CLIMAX (director/writer: Gaspar Noé; cinematographer: Benoît Debie; editors: Denis Bedlow/Gaspar Noé; cast: Sofia Boutella (Selva), Romain Guillermic (David), Claude Gajan Maull (Emmanuelle), Kiddy Smile (Daddy), Souheila Yacoub (Lou), Giselle Palmer (Gazelle), Taylor Kastle (Taylor), Thea Carla Schott (Psyche), Sharleen Temple (Ivana), Lea Vlamos (Lea), Alaia Alsafir (Alaya), Kendall Mugler (Rocket), Lakdhar Dridi (Riley), Adrien Sissoko (Omar), Mamadou Bathily (Bats), Alou Sidibe (Alou), Ashley Biscette (Ashley), Vince Galliot Cumant (Tito); Runtime: 95; MPAA Rating: R; producers: Edouard Weil, Vincent Maraval, Brahim Chioua; A24; 2018-France Belgium-in French & English, with English substitles)
“Depraved but curiously vibrant druggie musical horror pic.”Reviewed by Dennis SchwartzMadman controversial French provocateur filmmaker Gaspar Noé (“Enter The Void”/”Irrevérsible“) once again goes Marquis de Sade on us in this depraved but curiously vibrant druggie musical horror pic. It’s set in the wintry Alps, in 1996, as members of a mostly French racially diverse international dance troupe are rehearsing in an empty village school for an upcoming European and American tour. When drinking from a punch bowl an acid-laced sangria, which they are unaware is spiked, the dancers have an all-night collective hallucinatory nightmare filled with violence and paranoia. The episodic film, using a free-form narrative and only a one-page outline for a script, is supposedly based on a true urban story that happened as depicted here, if you can believe. It opens as the final credits appear first (at the end the title will pop up onscreen). What follows is a dancer running out of the school in the morning and in a dazed state rolling in the snow. What then follows is the beginning moments for a dance troupe who are going through audition-interviews, as the young dancers are asked questions about dance, their life experience and their sex life. After the interviews the gung-ho dancers go into an energetic three-day rehearsal. The group is led by Selva (Sofia Boutella), who calls for the party at the end of the day of the last rehearsal, and things soon become bizarre and hellish when they realize they’ve been drugged. During party-time Noé and cinematographer Benoît Debie capture all the mental and physical pains the group undergoes–from their screams to their fucking. The visuals are stunning, the party scenes are shocking and sensuality is taken to the excesses. But it had no poignant moments other than when the child called Tito (Vince Galliot Cumant) drinks the bad brew and later one of the dancers frighteningly calls out: “Shit! Tito’s fried!”. It was that kind of disturbing nihilistic film, one not without a way of guiding the viewer to the dark side of a mind-fuck that flirts with beauty and art to in the end giving the mind-blowing looks an audience might say it wants but often can’t stomach when it gets it. The filmmaker has told us he’s into mavericks like Fassbinder and Buñuel, especially in their Querelle and Un Chien Andalou films. At one point he shows us that he has those films on VHS in his personal collection. As he seems to be telling us he’s pushing boundaries like they did and if you don’t like it, watch someone else.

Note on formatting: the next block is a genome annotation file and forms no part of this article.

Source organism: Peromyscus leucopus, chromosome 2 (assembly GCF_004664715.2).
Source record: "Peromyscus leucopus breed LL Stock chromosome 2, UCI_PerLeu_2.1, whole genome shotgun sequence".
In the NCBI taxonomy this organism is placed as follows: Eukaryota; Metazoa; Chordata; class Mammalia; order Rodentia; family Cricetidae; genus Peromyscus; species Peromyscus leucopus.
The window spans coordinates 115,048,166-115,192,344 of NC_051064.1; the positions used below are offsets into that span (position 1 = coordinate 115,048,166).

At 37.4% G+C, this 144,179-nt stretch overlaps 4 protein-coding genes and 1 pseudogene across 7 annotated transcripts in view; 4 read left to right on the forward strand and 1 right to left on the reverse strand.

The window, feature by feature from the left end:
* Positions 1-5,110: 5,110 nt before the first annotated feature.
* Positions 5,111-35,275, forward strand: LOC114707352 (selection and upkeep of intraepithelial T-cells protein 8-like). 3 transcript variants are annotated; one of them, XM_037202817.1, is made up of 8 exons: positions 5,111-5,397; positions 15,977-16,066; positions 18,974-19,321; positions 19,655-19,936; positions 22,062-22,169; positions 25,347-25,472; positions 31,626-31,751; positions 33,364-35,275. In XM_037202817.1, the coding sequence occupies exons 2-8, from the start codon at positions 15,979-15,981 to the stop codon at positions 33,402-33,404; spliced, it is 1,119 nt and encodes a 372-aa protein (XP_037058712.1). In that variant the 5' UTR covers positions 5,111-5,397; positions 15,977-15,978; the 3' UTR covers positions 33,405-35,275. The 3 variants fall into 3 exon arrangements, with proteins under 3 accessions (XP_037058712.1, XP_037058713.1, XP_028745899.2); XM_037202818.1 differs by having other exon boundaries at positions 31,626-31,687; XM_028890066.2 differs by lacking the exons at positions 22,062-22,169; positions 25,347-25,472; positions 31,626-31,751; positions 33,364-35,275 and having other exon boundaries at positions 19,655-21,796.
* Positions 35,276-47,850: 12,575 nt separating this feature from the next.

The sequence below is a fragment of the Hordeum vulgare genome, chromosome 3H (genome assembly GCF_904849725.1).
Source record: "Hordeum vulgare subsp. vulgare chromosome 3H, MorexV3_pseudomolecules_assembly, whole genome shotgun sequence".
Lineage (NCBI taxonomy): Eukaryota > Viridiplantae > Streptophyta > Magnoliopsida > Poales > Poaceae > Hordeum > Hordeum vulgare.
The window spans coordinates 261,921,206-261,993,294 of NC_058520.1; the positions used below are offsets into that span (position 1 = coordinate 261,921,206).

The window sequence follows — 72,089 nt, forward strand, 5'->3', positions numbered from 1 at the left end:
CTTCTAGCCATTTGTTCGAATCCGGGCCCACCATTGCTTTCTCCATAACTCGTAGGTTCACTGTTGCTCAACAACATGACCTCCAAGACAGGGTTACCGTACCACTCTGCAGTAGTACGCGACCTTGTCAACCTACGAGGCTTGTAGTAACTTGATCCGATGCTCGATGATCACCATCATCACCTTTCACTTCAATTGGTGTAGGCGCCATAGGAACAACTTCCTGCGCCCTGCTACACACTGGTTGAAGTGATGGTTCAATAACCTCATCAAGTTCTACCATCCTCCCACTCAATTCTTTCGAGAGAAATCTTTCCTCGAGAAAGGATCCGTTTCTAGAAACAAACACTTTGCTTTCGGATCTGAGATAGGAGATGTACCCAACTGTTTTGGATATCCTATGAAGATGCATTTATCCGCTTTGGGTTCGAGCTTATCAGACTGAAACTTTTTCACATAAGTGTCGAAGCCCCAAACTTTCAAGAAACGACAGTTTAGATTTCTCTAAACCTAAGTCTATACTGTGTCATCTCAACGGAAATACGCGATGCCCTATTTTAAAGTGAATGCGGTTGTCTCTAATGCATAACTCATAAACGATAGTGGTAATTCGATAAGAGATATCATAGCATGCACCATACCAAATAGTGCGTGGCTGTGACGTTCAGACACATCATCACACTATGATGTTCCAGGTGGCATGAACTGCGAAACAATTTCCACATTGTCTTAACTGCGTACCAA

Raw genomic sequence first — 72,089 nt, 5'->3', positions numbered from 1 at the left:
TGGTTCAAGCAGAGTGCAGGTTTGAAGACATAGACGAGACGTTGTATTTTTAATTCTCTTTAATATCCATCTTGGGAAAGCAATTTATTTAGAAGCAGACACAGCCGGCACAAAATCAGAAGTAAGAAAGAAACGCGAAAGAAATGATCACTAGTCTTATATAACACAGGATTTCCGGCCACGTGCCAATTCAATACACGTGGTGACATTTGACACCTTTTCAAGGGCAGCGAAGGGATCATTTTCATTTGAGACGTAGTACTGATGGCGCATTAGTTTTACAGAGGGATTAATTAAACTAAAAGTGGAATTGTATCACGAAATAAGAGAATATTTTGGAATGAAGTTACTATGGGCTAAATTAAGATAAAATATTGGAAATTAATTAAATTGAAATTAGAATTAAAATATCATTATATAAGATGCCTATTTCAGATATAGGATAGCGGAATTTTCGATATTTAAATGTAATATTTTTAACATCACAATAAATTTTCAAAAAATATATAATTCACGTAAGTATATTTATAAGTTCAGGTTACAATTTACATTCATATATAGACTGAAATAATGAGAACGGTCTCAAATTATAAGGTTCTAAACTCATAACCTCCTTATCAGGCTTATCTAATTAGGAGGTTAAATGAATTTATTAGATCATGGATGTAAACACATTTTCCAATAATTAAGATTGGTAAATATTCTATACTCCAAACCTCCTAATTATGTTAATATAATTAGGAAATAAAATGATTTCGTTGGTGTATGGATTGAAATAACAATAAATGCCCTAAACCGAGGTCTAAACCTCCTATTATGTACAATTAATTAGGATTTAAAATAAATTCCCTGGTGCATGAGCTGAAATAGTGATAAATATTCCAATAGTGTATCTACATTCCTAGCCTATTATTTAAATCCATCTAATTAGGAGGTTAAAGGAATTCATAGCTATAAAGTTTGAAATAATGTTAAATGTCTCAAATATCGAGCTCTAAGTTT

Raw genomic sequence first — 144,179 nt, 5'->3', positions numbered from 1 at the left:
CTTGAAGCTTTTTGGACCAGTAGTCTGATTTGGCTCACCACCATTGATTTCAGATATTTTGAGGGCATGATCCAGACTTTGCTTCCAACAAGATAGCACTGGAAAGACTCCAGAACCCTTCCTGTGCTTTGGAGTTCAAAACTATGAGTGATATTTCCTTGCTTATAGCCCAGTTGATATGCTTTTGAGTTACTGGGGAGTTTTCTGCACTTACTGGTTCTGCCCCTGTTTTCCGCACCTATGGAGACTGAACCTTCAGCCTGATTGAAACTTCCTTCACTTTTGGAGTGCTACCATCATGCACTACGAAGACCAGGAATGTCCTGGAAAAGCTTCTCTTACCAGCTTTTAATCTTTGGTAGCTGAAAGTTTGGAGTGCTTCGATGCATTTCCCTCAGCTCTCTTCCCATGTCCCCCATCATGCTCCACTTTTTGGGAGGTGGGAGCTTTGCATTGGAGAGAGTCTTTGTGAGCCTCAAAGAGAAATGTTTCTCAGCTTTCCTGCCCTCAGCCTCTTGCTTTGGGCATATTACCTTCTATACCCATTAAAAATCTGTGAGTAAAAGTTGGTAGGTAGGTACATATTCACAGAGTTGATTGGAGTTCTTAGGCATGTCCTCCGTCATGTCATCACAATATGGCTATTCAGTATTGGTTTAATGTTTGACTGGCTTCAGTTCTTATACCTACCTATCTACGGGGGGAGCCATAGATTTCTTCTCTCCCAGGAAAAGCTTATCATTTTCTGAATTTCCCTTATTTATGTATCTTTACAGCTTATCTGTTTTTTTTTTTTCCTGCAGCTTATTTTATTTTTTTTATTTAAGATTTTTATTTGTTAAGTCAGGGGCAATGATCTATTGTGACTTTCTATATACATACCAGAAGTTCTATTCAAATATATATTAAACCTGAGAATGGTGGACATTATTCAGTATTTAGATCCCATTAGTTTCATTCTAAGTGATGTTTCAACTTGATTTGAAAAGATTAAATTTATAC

REVIEWED ON 2/1/2019 GRADE: B
Dennis Schwartz: “Ozus’ World Movie Reviews”
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